Sandpiper Air is a Nantucket-based business and operates out of Tom Nevers Field. Prior to 1987 the business was called Sconset Air, owned by two pilots who were run out of business for running afoul of the prominent Kingsbury family. In 1987 the route and counter formerly used by Sconset Air were acquired by Joe Hackett. The concept of Sandpiper Air had been considered by Joe Hackett for a long time prior to it getting off the ground. As a child he loved flying, and as a teen he took aviation lessons. When he grew up Joe worked as a corporate jet pilot until he amassed enough capital to strike out on his own. The original idea for Sandpiper had been slightly different than what became reality. Joe had been dating a woman named Carol, and his plans were to run Sandpiper as a "mom & pop" small business, with Joe captaining the flights while Carol (after marriage) would administer the ticket counter. However, Joe's younger brother Brian, ran off with Carol, causing rifts in the Hackett family and the abandonment of Sandpiper Air. Joe was flying to Hawaii on a major airline when he encountered an angry woman named Fay Cochran, who was bitter about spending years working faithfully for the airline only to be forced into mandatory retirement. In getting to know Joe, Fay became his partner, and went to work to Sandpiper as its ticket agent.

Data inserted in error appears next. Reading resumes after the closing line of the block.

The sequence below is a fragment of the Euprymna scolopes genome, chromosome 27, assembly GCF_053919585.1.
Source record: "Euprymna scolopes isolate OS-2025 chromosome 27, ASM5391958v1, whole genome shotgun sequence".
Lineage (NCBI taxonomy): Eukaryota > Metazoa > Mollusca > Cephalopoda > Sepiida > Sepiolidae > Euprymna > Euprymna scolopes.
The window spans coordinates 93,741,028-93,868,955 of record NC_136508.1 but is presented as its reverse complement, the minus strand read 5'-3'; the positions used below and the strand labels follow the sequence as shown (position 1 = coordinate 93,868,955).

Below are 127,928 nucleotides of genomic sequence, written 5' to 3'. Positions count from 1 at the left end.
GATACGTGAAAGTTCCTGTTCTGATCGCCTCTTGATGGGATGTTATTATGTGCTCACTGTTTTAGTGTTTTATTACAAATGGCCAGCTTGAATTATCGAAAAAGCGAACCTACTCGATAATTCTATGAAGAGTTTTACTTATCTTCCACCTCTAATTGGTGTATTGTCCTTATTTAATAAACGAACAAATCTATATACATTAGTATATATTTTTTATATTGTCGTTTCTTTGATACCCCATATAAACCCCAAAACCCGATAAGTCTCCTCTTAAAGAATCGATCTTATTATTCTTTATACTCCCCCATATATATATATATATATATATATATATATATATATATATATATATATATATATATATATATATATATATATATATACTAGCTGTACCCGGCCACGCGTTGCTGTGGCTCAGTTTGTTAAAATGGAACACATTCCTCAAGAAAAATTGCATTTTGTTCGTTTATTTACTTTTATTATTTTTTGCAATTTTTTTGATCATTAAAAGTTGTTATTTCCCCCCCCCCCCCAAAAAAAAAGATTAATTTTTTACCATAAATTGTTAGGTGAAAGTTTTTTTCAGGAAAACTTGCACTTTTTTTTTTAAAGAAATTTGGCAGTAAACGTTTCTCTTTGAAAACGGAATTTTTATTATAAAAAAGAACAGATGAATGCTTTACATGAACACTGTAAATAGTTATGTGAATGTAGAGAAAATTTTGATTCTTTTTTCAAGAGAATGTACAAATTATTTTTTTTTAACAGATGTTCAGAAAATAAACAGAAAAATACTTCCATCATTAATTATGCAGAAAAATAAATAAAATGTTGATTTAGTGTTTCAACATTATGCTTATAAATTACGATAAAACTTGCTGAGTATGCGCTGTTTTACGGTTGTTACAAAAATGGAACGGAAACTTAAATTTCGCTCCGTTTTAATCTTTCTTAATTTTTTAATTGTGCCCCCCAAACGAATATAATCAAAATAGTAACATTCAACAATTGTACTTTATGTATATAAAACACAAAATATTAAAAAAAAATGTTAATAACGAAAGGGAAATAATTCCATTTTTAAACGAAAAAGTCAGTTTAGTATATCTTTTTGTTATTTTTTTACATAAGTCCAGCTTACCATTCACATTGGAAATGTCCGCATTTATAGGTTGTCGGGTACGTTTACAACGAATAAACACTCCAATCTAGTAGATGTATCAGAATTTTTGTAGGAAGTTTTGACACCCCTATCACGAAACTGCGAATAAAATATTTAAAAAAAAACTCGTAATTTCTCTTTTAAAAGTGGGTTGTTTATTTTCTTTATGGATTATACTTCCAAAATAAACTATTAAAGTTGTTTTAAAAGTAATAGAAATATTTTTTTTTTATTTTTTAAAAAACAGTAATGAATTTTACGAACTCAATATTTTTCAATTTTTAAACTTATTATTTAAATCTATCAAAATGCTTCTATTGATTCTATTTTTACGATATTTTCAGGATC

After the death of Donald Hackett (Joe's father), Joe is encouraged to make peace with Brian, and even gives him a co-pilot job at Sandpiper. This has mixed results until later on in the series when Brian is flying solo does it begin to dawn on him the seriousness of being a business owner. Due to Nantucket's limited geography, there is only one airport and limited flights, and only two airlines, with Sandpiper being the weaker member of the duopoly. The stronger member, Aeromass, is owned by Roy Biggins, who is generally disliked among the Nantucket natives. As Aeromass was hardly making money as a monopoly, competition is seen as crippling to Roy. Although Sandpiper is often shown struggling to stay afloat, Roy Biggins considers Sandpiper a threat, and frequently tries to run it out of business or become the majority shareholder.